Blinking snake

Day

NAME

day - Calculate day number from calendar dates and vice versa

SYNTAX

day [-h?vjuwIpV] <date(s)> ... ...

DESCRIPTION

Day calculates the number of the day of the year for any input date provided, or calculates the calendar date from a day number and year provided. With no arguments, it returns the day-number for the current date, and assumes the current date is Gregorian. Day numbering is from 1-366, not from 0-365 (like Unix).

To calculate the day number from a calendar date, day is restricted to the format mm/dd/yyyy. To calculate the calendar date from a day number and year, date is restricted to the format ddd/yyyy.

OPTIONS

-h
Help, stdout.
-?
Help, stderr.
-v
Verbose.
-j
Assume all dates input are in the Julian (Proleptic) Calendar, and calculate day numbers accordingly. The Gregorian Proleptic Calendar is assumed in the absence of this option.
-u
Input date must be in the format ddd/yyyy, where ddd is the day number in the year ranging from 1 to 366, and yyyy is the year.
-w
Show the day of the week (i.e., Sunday-Saturday) in the output.
-I<file>
Obtain dates/day numbers from <file> instead of from the command line.
-t
If day is reading from stdin or /dev/tty, and you have specified this option, it will prompt (“day: ”) before reading.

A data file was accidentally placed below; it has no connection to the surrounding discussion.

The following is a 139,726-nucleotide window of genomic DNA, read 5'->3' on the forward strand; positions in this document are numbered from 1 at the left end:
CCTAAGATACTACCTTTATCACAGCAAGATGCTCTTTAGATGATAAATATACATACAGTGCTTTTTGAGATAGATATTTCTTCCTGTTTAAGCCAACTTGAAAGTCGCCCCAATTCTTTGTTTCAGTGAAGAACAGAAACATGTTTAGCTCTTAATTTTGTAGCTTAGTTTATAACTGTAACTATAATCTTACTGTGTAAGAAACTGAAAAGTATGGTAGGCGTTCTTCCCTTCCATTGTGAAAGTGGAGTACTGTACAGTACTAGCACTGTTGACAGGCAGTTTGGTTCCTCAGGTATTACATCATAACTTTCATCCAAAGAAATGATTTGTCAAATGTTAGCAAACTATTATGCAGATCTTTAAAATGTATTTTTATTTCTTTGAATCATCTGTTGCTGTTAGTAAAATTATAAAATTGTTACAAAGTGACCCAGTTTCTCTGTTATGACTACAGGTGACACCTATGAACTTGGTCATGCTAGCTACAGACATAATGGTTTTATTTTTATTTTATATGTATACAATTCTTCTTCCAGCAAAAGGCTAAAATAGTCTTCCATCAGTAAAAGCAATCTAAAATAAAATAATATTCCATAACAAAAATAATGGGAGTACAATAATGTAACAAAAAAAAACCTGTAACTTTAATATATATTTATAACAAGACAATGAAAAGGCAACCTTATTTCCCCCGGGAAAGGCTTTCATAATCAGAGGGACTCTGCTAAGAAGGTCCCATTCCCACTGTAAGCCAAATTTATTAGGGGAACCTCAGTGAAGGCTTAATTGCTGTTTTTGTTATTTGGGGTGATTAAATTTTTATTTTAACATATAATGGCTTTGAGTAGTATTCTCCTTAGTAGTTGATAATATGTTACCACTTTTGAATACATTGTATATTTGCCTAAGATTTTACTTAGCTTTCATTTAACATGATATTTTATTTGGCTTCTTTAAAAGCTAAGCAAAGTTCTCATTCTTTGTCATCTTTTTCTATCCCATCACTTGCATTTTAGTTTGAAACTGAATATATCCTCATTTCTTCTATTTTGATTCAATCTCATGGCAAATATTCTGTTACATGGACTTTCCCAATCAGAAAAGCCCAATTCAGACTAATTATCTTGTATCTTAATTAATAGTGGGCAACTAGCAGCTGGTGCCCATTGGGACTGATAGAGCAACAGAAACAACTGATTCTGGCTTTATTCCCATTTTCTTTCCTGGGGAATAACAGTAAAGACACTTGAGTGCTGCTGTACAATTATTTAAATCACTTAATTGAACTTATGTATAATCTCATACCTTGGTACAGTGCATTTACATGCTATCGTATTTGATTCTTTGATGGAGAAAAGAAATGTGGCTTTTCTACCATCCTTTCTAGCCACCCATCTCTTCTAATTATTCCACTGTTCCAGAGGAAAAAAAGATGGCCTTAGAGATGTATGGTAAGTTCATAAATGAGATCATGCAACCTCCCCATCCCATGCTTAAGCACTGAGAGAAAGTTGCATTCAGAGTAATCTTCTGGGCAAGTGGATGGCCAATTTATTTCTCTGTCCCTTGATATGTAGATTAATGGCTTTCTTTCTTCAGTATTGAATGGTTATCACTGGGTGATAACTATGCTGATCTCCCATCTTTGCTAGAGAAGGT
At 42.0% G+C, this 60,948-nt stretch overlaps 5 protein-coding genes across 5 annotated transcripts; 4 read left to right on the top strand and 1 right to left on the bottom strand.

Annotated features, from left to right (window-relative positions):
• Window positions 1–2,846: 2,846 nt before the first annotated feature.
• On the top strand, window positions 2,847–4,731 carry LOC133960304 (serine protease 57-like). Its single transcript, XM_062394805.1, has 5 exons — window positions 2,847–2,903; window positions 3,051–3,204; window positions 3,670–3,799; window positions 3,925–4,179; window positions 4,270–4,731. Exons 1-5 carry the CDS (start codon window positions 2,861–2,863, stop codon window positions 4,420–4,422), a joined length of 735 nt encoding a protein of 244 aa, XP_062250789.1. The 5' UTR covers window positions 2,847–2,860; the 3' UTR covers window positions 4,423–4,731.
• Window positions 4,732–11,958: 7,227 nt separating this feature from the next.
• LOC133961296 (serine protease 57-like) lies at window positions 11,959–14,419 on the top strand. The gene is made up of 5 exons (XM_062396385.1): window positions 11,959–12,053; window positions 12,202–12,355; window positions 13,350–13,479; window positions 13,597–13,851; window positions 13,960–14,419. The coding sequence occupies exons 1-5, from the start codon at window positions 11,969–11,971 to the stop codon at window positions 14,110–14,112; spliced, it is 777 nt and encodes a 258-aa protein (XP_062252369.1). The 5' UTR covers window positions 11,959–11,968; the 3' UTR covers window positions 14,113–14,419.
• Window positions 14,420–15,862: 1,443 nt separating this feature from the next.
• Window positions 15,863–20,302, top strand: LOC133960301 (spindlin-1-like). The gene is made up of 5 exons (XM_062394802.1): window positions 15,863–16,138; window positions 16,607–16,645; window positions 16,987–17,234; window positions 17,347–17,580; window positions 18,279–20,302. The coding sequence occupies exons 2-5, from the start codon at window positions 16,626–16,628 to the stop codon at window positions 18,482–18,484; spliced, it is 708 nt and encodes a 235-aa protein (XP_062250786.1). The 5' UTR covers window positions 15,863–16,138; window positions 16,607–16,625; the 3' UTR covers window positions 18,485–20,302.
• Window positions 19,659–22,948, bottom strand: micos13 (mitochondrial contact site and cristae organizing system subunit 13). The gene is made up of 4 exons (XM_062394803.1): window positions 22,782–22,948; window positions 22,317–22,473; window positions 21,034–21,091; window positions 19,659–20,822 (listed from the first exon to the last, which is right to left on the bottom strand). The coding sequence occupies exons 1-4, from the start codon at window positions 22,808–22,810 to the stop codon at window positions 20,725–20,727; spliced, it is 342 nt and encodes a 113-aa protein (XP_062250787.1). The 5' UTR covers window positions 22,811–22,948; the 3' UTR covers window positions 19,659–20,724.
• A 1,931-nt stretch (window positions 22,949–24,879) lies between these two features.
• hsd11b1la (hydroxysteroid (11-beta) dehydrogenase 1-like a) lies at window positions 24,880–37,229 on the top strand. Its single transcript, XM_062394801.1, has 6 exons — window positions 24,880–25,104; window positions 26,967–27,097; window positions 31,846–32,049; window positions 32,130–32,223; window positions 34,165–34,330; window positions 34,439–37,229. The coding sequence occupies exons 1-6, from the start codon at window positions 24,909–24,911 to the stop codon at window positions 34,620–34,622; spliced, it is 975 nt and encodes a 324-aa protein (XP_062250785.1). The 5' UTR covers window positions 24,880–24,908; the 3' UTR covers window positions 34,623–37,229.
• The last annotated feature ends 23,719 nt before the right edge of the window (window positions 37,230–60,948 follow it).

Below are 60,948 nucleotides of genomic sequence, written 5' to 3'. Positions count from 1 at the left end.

-V
Print version date and die.

EXAMPLES

$ date
Wed Nov 27 09:54:32 MST 1996
$ day
332
$ day -v
day:  11/27/1996 [11 27 1996]  Gregorian  (366 days).
		The day of the year 1996 is {332}.
$ day -w
Wednesday 332
$ day -vw
day:  11/27/1996 [11 27 1996]  Gregorian  (366 days).
		The day of the year 1996 is {332}, Wednesday.
$ day -jvw
day:  11/14/1996 [11 14 1996]  Julian  (366 days).
		The day of the year 1996 is {319}, Wednesday.
$ day -jwu 1/-4713
Sunday 01/01/-4713
$ day -jwu 1/4713b
Monday 01/01/4713 BC
$ day -jwu 200/4713
Friday 07/19/4713
$
  

BUGS & SPECIAL CONSIDERATIONS

The ? in the -? must be escaped (preceded by a \) to prevent interpretation as a metacharacter by some shells.

The -u option turns off verbose output (-v) even if you specify it.

SEE ALSO

ncal(I), easter(I), jug(I), weekday(I), jday(I), grj(I), devn(I)

PLATFORMS SUPPORTED

UnixWare®

AUTHOR

Ivan Van Laningham. If you would like the C source, email me.

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